Your body 101 | SummitDaily.com

Your body 101

by Alex Miller

Special to the DailyOne of the stations at 'Expedition Health,' a new exhibit at the Denver Museum of Nature & Science.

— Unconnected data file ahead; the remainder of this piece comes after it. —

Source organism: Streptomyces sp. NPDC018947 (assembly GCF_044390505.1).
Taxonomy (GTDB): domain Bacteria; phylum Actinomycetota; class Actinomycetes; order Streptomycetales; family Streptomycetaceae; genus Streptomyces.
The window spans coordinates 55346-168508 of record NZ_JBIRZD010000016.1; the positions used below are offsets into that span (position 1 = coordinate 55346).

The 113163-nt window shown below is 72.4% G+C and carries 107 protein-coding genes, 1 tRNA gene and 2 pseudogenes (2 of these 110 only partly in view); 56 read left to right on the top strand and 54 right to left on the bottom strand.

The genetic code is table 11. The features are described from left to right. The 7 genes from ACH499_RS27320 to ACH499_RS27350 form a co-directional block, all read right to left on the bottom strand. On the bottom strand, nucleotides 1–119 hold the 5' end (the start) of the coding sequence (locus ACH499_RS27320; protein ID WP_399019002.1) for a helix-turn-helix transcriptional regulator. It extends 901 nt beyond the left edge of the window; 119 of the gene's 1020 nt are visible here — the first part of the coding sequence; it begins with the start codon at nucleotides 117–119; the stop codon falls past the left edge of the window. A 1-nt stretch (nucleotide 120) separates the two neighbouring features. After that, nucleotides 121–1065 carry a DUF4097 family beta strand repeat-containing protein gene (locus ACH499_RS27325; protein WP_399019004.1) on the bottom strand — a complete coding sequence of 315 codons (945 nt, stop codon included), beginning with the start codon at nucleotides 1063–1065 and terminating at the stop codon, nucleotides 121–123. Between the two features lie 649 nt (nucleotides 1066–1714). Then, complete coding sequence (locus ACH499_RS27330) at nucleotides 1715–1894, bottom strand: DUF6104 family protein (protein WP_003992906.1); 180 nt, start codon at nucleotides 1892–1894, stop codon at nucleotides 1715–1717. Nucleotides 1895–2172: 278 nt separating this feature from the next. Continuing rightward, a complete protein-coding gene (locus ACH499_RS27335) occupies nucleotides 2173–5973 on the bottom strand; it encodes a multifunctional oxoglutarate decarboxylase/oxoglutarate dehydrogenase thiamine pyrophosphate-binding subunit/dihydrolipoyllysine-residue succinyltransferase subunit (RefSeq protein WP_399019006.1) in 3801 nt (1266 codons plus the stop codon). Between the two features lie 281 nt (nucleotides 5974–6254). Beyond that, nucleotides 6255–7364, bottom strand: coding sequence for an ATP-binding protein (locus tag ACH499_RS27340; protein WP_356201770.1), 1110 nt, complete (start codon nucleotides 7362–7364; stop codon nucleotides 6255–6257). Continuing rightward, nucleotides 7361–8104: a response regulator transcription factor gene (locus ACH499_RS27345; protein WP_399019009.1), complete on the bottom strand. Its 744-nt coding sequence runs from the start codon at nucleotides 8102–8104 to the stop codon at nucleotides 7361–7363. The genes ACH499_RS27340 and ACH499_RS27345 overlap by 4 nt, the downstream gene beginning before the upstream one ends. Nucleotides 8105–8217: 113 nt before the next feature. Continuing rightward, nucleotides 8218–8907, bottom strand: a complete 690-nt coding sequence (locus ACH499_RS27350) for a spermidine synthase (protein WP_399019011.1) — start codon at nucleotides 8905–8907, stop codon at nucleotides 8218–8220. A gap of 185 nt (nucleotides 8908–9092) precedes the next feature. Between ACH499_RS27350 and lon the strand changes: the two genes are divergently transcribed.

DENVER Questions about our bodies we might always have wondered about and some we probably havent is the theme behind a new exhibit at the Denver Museum of Nature & Science. Called Expedition Health, the exhibit is an interactive display of gizmos, gadgets, multi-media and live demonstrations and hands-on experimentation that will help kids and adults figure out things like what a cheek cell looks like, how lungs work, why we sweat and what our stride looks like.Opened April 4, Expedition Health takes up a 10,000 square-foot gallery in the museum, took two years to design and cost $8.7 million. As museum exhibits go, its the polar opposite of the stuffed critters behind the windows. Enter Expedition Health and the first thing you get is a Peak Pass a sort of credit card where you enter a few simple facts about yourself and pick a buddy to accompany you throughout the various stations. One of them measures your heart rate as it explains how electricity powers that most vital organ; another has you pedalling a bike to determine your target heart rate. Others project your body as a skeleton, let you know the fate of a granola bar from tongue through the end of the colon or show how your stride measures up.Its a truly modern and innovative exhibit thats worth checking out. Because of the interactive nature of Expedition Health, though, be prepared to spend some time. Lines form quickly behind the various stations, and if you pick a weekend or a day when local schools are on field trips to the museum, it can quickly become frustrating. But for Colorado residents and especially kids its an entertaining and educational trip through the world of the human body. Kids will enjoy seeing a live dissection of a sheep lung, studying some of their own cells under a microscope or watching a film of a woman hiking Mount Evans. The BodyTrek Theatre has blood oxygen and pulse sensors in front of every seat, so you can see where your own stats stack up as you learn how the body is able to climb a Fourteener.